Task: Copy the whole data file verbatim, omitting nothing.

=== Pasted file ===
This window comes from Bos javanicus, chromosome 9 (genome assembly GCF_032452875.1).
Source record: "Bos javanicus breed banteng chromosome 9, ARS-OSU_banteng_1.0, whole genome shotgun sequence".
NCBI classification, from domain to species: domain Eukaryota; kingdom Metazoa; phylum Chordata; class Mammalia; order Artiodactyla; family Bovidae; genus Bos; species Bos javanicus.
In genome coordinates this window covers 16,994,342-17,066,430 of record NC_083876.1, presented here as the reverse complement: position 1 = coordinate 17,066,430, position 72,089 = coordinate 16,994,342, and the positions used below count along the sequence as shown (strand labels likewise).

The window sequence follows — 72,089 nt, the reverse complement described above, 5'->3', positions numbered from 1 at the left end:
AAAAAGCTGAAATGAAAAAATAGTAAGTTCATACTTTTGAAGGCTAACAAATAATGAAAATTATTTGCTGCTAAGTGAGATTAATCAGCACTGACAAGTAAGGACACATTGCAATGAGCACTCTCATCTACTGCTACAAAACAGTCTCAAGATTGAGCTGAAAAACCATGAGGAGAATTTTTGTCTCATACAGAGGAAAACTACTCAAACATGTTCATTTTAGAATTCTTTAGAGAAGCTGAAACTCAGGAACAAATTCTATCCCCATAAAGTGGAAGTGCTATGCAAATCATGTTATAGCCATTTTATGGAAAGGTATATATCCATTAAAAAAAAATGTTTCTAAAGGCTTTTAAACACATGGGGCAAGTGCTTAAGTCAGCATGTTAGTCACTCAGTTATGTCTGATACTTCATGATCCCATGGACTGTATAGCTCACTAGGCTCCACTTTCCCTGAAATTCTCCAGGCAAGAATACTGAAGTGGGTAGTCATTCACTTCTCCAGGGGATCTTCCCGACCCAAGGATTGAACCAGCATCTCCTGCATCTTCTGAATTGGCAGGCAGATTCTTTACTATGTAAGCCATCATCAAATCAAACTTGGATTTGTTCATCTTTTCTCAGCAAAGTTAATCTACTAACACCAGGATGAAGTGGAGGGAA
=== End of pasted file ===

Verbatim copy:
This window comes from Bos javanicus, chromosome 9 (genome assembly GCF_032452875.1).
Source record: "Bos javanicus breed banteng chromosome 9, ARS-OSU_banteng_1.0, whole genome shotgun sequence".
NCBI classification, from domain to species: domain Eukaryota; kingdom Metazoa; phylum Chordata; class Mammalia; order Artiodactyla; family Bovidae; genus Bos; species Bos javanicus.
In genome coordinates this window covers 16,994,342-17,066,430 of record NC_083876.1, presented here as the reverse complement: position 1 = coordinate 17,066,430, position 72,089 = coordinate 16,994,342, and the positions used below count along the sequence as shown (strand labels likewise).

The window sequence follows — 72,089 nt, the reverse complement described above, 5'->3', positions numbered from 1 at the left end:
AAAAAGCTGAAATGAAAAAATAGTAAGTTCATACTTTTGAAGGCTAACAAATAATGAAAATTATTTGCTGCTAAGTGAGATTAATCAGCACTGACAAGTAAGGACACATTGCAATGAGCACTCTCATCTACTGCTACAAAACAGTCTCAAGATTGAGCTGAAAAACCATGAGGAGAATTTTTGTCTCATACAGAGGAAAACTACTCAAACATGTTCATTTTAGAATTCTTTAGAGAAGCTGAAACTCAGGAACAAATTCTATCCCCATAAAGTGGAAGTGCTATGCAAATCATGTTATAGCCATTTTATGGAAAGGTATATATCCATTAAAAAAAAATGTTTCTAAAGGCTTTTAAACACATGGGGCAAGTGCTTAAGTCAGCATGTTAGTCACTCAGTTATGTCTGATACTTCATGATCCCATGGACTGTATAGCTCACTAGGCTCCACTTTCCCTGAAATTCTCCAGGCAAGAATACTGAAGTGGGTAGTCATTCACTTCTCCAGGGGATCTTCCCGACCCAAGGATTGAACCAGCATCTCCTGCATCTTCTGAATTGGCAGGCAGATTCTTTACTATGTAAGCCATCATCAAATCAAACTTGGATTTGTTCATCTTTTCTCAGCAAAGTTAATCTACTAACACCAGGATGAAGTGGAGGGAA